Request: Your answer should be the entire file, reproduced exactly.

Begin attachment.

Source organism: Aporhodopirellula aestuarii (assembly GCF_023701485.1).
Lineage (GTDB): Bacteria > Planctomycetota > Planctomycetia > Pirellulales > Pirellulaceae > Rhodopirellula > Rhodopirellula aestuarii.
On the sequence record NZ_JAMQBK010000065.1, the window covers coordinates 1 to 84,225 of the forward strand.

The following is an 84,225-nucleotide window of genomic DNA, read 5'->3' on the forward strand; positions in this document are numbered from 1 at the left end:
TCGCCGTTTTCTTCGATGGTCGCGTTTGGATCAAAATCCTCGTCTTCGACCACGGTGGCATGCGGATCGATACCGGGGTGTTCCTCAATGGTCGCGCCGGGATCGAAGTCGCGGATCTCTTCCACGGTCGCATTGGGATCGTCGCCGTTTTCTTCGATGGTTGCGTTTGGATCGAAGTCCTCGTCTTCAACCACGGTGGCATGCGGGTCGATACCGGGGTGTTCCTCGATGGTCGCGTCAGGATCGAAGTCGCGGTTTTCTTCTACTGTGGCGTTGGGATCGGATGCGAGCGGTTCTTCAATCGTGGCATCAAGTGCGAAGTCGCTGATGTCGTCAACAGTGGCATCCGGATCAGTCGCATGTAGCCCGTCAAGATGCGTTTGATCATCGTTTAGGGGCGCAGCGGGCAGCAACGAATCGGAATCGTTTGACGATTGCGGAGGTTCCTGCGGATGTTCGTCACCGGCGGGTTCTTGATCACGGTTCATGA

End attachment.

Source organism: Aporhodopirellula aestuarii (assembly GCF_023701485.1).
Lineage (GTDB): Bacteria > Planctomycetota > Planctomycetia > Pirellulales > Pirellulaceae > Rhodopirellula > Rhodopirellula aestuarii.
On the sequence record NZ_JAMQBK010000065.1, the window covers coordinates 1 to 84,225 of the forward strand.

The following is an 84,225-nucleotide window of genomic DNA, read 5'->3' on the forward strand; positions in this document are numbered from 1 at the left end:
TCGCCGTTTTCTTCGATGGTCGCGTTTGGATCAAAATCCTCGTCTTCGACCACGGTGGCATGCGGATCGATACCGGGGTGTTCCTCAATGGTCGCGCCGGGATCGAAGTCGCGGATCTCTTCCACGGTCGCATTGGGATCGTCGCCGTTTTCTTCGATGGTTGCGTTTGGATCGAAGTCCTCGTCTTCAACCACGGTGGCATGCGGGTCGATACCGGGGTGTTCCTCGATGGTCGCGTCAGGATCGAAGTCGCGGTTTTCTTCTACTGTGGCGTTGGGATCGGATGCGAGCGGTTCTTCAATCGTGGCATCAAGTGCGAAGTCGCTGATGTCGTCAACAGTGGCATCCGGATCAGTCGCATGTAGCCCGTCAAGATGCGTTTGATCATCGTTTAGGGGCGCAGCGGGCAGCAACGAATCGGAATCGTTTGACGATTGCGGAGGTTCCTGCGGATGTTCGTCACCGGCGGGTTCTTGATCACGGTTCATGA